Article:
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TEAM LEWIS LEWIS

By

Ellis Taylor

Published on

December 4, 2020

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This Week in Social

If you’ve spent any time at all this week on social media, you’ll know exactly what everyone has been sharing. Yes, Spotify Wrapped is back and we’re absolutely not interested thrilled to see what everyone has been listening to during one of the worst years ever. If you ever thought you were cool and had a varied music taste, prepare to be slapped in the face with the harsh reality that you have, in fact, listened to the same song 3,735 times so far this year.

All across the internet people are proudly sharing their ‘top artists’ lists, bragging about how many podcasts they’ve listened to and sharing memes about the shame of an embarrassing Wrapped list. If you already have Spotify, you’re searching to see your lists (even though deep down you know that Taylor Swift will be your top artist). If you don’t have Spotify, the FOMO sets in and you want in on the action.

Now, let me put my marketer hat on.

Spotify Wrapped is a brilliant example of so many things. There’s personalisation, community, FOMO, user experience, meme-ability (I may have just made that word up), and the user is at the heart of it all. The execution of Wrapped has taken it from a list of stats to an online sensation that everyone wants to be a part of.

Let’s go on a Spotify Wrapped journey to really dig into all this.

Discovery via community

There are three ways you’ll have come across Wrapped. First, you opened your Spotify app and a massive pop up came up. Second, a friend/colleague/relative told you about it. Third, you saw it all over social and thought “I want a bit of that”. Chances are, it was probably the second or third.

Harnessing the power of word of mouth has always been a truly impactful way to get your product or service out there. Now, we’ve got the internet to speed things up. It’s a classic marketing tactic brought into the 21st century, and Spotify has tapped into it perfectly.

Putting the user at the centre

Everyone loves to know more about themselves – that’s why we do so many “what Disney princess are you” Buzzfeed quizzes. We’re curious and a little bit narcissistic. Knowing what we’ve listened to is interesting to us because it is us.

But it’s not just the personalised stats and lists that put the user at the centre. At the end of the story-style format, users can select which coloured graphic they’d like to share on social. Yes, you can pick a graphic that suits your Instagram aesthetic rather than being stuck with one ugly colour palette that is just so not your ‘personal brand’. Users want choice, and Spotify is giving it to them.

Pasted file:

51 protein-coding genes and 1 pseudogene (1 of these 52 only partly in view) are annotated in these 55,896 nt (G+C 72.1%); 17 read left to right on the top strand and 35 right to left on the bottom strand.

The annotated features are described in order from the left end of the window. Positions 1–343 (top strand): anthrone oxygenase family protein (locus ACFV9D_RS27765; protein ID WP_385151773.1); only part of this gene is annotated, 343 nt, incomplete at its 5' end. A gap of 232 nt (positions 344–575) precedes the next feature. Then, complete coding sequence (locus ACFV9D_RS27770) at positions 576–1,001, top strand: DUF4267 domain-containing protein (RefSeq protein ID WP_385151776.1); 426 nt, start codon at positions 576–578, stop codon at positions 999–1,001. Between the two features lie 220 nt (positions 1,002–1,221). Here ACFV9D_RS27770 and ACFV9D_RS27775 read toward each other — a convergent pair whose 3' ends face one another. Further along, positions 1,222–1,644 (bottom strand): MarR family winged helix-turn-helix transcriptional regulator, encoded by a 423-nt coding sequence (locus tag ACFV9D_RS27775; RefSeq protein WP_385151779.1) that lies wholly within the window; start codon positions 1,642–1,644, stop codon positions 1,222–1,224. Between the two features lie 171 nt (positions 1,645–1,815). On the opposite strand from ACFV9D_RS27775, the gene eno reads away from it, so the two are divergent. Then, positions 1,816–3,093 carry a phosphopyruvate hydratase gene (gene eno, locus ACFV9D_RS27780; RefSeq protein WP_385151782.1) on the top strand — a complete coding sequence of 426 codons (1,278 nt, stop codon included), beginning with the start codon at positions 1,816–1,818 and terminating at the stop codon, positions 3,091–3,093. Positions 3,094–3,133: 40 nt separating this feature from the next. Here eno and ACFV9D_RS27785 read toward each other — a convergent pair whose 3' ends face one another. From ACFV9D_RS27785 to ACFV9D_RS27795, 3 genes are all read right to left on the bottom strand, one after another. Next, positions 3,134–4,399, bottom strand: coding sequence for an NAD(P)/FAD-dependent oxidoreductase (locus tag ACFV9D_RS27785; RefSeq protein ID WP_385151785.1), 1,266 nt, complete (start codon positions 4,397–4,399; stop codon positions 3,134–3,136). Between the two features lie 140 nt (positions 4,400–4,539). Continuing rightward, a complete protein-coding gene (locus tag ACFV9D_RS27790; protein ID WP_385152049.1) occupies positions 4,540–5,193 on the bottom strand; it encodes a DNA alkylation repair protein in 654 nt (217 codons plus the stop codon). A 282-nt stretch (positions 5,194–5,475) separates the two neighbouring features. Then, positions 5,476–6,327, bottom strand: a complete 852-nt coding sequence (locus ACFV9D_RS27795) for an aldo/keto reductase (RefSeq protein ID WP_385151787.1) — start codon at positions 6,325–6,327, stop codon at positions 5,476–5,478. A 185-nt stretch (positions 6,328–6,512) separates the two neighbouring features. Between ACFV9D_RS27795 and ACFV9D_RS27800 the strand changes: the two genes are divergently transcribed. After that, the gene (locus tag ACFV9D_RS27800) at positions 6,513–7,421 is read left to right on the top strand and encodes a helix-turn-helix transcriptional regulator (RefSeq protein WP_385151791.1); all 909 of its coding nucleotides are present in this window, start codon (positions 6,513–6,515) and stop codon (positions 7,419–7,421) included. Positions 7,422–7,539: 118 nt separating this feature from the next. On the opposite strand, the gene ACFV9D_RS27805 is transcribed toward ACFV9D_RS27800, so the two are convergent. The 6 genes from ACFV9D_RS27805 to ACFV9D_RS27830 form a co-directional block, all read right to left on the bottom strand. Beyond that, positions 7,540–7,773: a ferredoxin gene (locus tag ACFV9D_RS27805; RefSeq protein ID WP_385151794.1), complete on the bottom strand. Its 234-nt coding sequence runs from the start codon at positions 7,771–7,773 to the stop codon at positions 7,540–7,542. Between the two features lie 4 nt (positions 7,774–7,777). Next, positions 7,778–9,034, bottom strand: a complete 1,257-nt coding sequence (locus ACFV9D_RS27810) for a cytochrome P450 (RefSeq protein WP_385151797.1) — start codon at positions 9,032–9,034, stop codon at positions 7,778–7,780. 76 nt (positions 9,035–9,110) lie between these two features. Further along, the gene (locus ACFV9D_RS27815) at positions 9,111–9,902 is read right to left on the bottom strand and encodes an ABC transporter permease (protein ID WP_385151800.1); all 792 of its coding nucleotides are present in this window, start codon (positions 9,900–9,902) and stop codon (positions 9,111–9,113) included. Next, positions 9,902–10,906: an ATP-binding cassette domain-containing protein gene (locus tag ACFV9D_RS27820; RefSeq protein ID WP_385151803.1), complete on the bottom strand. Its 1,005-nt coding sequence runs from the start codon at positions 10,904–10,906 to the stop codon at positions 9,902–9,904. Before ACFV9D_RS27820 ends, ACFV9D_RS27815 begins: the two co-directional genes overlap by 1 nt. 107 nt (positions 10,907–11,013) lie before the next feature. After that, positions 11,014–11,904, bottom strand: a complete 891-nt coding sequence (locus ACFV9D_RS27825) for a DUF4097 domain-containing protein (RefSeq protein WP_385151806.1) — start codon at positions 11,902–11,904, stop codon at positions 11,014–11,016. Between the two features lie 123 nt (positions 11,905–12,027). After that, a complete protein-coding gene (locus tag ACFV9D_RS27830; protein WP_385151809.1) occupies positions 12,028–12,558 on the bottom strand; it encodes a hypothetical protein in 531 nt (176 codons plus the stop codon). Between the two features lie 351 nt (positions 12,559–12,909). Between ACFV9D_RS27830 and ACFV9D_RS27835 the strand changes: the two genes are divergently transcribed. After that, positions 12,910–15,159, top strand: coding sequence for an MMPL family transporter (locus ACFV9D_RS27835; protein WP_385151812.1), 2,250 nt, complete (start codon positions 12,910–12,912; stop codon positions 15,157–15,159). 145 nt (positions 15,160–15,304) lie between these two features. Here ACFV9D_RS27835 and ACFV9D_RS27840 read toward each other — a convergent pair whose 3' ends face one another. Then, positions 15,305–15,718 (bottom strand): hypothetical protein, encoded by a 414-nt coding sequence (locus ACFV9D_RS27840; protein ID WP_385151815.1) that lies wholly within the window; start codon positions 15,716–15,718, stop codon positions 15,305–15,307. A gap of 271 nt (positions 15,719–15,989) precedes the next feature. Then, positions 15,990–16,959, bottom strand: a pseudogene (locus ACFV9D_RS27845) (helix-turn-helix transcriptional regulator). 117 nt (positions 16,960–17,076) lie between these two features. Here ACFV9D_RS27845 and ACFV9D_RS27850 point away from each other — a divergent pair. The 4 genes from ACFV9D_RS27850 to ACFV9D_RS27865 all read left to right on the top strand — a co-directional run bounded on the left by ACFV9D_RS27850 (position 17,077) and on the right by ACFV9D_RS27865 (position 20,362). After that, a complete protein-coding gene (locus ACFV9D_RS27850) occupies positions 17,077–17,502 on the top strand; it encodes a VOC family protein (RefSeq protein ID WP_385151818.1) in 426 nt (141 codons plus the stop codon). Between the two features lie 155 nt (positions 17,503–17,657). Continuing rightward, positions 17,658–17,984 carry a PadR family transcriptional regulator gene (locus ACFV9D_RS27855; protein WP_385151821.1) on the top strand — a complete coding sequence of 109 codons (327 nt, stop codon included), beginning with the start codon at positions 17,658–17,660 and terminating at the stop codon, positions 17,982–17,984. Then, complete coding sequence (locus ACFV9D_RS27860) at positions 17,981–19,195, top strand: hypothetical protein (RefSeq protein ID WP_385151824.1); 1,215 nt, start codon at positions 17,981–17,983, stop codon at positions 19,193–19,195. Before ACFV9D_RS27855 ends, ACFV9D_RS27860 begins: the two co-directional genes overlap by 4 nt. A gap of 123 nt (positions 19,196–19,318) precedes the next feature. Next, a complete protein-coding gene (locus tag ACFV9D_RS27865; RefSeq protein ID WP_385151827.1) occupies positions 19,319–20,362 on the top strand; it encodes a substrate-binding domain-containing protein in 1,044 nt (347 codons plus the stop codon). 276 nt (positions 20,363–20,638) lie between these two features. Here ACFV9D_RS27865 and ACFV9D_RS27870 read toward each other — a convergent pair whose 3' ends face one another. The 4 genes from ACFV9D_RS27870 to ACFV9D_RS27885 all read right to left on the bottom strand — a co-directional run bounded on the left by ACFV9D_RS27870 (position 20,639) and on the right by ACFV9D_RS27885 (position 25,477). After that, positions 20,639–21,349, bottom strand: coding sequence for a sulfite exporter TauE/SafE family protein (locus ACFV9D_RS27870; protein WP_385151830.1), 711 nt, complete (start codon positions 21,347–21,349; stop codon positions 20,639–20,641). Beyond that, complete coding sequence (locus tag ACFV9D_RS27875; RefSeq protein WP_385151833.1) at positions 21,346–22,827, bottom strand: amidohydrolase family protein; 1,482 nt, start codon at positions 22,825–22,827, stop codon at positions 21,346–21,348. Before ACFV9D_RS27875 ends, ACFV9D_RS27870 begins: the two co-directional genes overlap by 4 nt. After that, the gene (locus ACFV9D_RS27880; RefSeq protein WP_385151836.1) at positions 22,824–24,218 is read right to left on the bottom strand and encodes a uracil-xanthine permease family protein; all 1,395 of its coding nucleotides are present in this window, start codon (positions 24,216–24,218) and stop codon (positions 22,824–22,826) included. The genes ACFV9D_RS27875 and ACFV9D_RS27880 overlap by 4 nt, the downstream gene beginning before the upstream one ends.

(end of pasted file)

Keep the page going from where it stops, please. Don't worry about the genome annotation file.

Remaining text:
A familiar format

Stories may be popping up everywhere, but there’s no denying it’s a format we’re used to. It works because it gives users control. Next slide, please. Just tap through. Didn’t quite catch that? Hold down to pause. In a video format, we’d be dealing with progress bars or skipping ahead/back 10 seconds. We’re far too busy for that nonsense.

Meme-ability

Nowadays, once something is online anything can be done with it. Spotify literally designed Wrapped to be shared on social, so memes were to be expected. In fact, Spotify got in on the action itself and encouraged conversation online.

Users were able to laugh about their listening habits. They added humour and personality to, let’s call it what it is, a ton of data.

So, who’s betting that Apple Music will follow suit in 2021?

Top stories

iPhone with social media apps

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Winner

Glass bottle of coca cola being held in front of icebergs

Coca-cola outperform Christmas ads

Coca-Cola’s long-running ‘Holidays are coming’ campaign has outperformed 19 of this year’s Christmas ads according to Kantar. The ad finished top in seven of the 10 categories measured. Coca-Cola also secured second place with this year’s ad ‘The Letter’.

Loser

Closed sign hanging in shop window

Debenhams goes into administration

To say it’s not been a good week for the British high street would be a bit of an understatement. 242-year-old retailer Debenhams is set to close all of its 124 shops, leaving 13,000 jobs at risk.

Creative

Lego blocks of all different colours

Lego to Covent Garden

Ever wanted to see a sausage tree made out of Lego? What about dancing on a Lego Dots dancefloor? Well, you’re in luck. From 3rd December until 2nd January Lego are running a hybrid Christmas pop-up in Covent Garden. Can’t make it in person? Try the online version.

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